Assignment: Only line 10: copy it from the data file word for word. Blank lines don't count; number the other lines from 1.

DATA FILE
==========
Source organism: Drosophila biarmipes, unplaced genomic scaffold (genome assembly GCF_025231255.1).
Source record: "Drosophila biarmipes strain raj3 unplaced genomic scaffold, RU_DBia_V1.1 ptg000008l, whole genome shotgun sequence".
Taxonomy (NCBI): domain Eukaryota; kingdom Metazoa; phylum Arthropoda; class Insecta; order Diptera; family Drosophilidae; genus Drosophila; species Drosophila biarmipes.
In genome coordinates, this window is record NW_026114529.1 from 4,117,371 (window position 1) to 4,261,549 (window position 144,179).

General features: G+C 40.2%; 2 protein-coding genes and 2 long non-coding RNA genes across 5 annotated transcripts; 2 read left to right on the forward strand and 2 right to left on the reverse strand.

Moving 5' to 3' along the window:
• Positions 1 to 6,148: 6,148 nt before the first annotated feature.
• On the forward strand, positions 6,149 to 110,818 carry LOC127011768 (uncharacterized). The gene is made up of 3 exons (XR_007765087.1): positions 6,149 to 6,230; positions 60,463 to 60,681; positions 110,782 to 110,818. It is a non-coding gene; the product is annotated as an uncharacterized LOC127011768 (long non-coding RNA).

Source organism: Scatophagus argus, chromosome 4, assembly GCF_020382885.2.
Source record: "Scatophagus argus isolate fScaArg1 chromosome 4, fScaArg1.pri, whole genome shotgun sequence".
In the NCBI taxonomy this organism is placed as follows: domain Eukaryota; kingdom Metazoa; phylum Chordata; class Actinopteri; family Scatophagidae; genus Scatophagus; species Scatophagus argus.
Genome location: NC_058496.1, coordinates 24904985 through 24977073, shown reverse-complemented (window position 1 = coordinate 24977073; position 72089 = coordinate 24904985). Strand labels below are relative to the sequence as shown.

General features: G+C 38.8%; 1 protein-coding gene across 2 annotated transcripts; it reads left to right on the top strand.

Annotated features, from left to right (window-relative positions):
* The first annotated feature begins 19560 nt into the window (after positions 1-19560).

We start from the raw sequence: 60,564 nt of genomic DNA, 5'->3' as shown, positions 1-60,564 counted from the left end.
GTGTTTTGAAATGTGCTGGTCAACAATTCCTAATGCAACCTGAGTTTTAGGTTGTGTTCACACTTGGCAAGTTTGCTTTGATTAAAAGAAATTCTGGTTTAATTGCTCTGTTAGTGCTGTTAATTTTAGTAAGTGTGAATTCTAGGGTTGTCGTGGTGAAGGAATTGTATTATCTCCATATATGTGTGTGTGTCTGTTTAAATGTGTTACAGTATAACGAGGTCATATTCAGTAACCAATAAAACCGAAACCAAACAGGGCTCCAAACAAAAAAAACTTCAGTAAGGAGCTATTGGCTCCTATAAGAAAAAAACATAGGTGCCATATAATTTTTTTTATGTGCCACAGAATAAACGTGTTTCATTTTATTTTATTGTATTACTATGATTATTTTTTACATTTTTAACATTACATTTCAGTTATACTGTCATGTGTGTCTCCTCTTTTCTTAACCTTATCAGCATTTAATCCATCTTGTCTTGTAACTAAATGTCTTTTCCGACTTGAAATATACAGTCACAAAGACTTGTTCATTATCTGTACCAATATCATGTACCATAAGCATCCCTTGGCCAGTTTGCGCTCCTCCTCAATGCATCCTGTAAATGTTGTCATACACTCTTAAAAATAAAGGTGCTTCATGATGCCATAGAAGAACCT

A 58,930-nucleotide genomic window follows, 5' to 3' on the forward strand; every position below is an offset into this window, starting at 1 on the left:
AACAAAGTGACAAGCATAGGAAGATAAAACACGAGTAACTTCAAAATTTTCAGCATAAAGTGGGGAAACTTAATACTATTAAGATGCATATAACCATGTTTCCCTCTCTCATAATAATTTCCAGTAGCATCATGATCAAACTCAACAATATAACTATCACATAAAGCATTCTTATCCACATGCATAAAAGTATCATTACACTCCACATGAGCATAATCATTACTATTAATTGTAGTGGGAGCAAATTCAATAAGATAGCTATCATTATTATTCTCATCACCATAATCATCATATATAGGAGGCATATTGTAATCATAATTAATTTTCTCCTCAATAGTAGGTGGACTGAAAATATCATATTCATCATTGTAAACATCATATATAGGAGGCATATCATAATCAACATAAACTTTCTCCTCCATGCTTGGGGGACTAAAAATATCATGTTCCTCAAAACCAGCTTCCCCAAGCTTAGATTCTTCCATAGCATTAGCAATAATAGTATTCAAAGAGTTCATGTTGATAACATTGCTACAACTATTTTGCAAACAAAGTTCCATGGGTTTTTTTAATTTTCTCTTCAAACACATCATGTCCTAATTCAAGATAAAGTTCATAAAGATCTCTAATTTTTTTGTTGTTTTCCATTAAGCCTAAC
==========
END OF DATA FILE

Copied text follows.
Source record: "Scatophagus argus isolate fScaArg1 chromosome 4, fScaArg1.pri, whole genome shotgun sequence".